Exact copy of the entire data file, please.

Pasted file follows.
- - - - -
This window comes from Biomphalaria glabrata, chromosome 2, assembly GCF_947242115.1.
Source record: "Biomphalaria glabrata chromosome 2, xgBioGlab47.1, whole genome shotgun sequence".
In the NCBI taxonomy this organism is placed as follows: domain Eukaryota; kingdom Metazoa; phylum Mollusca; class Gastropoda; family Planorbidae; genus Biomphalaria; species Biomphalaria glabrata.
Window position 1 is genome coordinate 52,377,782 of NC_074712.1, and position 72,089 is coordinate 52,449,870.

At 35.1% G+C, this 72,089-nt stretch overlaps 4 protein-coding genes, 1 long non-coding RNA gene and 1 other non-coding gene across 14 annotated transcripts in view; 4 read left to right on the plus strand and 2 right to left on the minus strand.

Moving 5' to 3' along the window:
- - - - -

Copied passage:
This window comes from Biomphalaria glabrata, chromosome 2, assembly GCF_947242115.1.
Source record: "Biomphalaria glabrata chromosome 2, xgBioGlab47.1, whole genome shotgun sequence".
In the NCBI taxonomy this organism is placed as follows: domain Eukaryota; kingdom Metazoa; phylum Mollusca; class Gastropoda; family Planorbidae; genus Biomphalaria; species Biomphalaria glabrata.
Window position 1 is genome coordinate 52,377,782 of NC_074712.1, and position 72,089 is coordinate 52,449,870.

At 35.1% G+C, this 72,089-nt stretch overlaps 4 protein-coding genes, 1 long non-coding RNA gene and 1 other non-coding gene across 14 annotated transcripts in view; 4 read left to right on the plus strand and 2 right to left on the minus strand.

Moving 5' to 3' along the window: